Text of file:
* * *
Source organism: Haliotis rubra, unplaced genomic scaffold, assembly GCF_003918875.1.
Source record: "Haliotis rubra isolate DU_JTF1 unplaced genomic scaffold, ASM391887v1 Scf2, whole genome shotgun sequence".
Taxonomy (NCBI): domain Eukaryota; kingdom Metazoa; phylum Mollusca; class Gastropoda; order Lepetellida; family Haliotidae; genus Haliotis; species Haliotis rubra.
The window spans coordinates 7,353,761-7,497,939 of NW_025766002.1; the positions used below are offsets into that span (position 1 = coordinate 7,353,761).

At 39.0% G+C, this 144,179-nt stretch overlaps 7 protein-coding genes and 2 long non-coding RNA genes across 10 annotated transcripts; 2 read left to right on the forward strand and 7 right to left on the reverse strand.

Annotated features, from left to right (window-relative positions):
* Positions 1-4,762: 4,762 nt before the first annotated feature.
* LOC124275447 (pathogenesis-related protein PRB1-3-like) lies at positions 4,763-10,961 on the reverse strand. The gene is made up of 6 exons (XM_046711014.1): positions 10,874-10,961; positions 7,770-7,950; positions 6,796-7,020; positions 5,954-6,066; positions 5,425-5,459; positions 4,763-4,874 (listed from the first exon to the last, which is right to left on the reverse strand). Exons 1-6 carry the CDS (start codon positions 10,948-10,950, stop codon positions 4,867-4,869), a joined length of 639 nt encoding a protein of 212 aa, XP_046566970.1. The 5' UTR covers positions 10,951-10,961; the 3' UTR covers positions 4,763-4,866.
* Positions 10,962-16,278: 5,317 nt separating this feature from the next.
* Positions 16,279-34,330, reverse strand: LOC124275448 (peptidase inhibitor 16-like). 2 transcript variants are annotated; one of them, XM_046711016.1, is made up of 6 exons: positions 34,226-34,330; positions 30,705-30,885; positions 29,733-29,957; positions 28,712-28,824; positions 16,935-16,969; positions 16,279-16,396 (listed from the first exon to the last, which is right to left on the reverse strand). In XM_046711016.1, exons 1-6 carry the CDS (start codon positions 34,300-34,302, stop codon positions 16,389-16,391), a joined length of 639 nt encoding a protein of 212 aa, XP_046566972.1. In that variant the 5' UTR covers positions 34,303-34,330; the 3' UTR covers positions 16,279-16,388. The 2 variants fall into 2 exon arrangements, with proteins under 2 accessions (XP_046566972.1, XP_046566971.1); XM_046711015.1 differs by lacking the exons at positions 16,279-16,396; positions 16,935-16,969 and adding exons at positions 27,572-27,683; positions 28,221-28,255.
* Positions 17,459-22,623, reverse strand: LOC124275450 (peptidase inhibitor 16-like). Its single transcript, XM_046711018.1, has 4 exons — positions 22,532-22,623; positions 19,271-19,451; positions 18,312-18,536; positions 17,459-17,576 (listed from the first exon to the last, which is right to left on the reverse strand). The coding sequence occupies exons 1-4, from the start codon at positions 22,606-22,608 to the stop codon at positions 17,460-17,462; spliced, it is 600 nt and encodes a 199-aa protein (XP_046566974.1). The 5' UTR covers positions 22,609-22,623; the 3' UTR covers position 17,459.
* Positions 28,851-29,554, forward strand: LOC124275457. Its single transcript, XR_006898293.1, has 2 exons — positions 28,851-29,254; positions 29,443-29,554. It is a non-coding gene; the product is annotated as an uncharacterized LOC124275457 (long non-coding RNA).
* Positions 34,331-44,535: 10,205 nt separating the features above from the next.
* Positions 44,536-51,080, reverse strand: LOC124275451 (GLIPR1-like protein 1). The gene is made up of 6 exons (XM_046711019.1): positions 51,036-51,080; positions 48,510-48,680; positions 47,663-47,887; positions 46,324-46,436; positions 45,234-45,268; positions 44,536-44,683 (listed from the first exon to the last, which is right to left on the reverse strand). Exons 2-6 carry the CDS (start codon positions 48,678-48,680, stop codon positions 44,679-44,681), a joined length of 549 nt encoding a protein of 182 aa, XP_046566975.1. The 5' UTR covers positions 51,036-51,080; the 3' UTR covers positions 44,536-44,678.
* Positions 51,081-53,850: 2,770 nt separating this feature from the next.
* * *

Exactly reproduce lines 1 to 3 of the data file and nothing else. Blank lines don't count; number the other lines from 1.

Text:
Source organism: Haliotis rubra, unplaced genomic scaffold, assembly GCF_003918875.1.
Source record: "Haliotis rubra isolate DU_JTF1 unplaced genomic scaffold, ASM391887v1 Scf2, whole genome shotgun sequence".
Taxonomy (NCBI): domain Eukaryota; kingdom Metazoa; phylum Mollusca; class Gastropoda; order Lepetellida; family Haliotidae; genus Haliotis; species Haliotis rubra.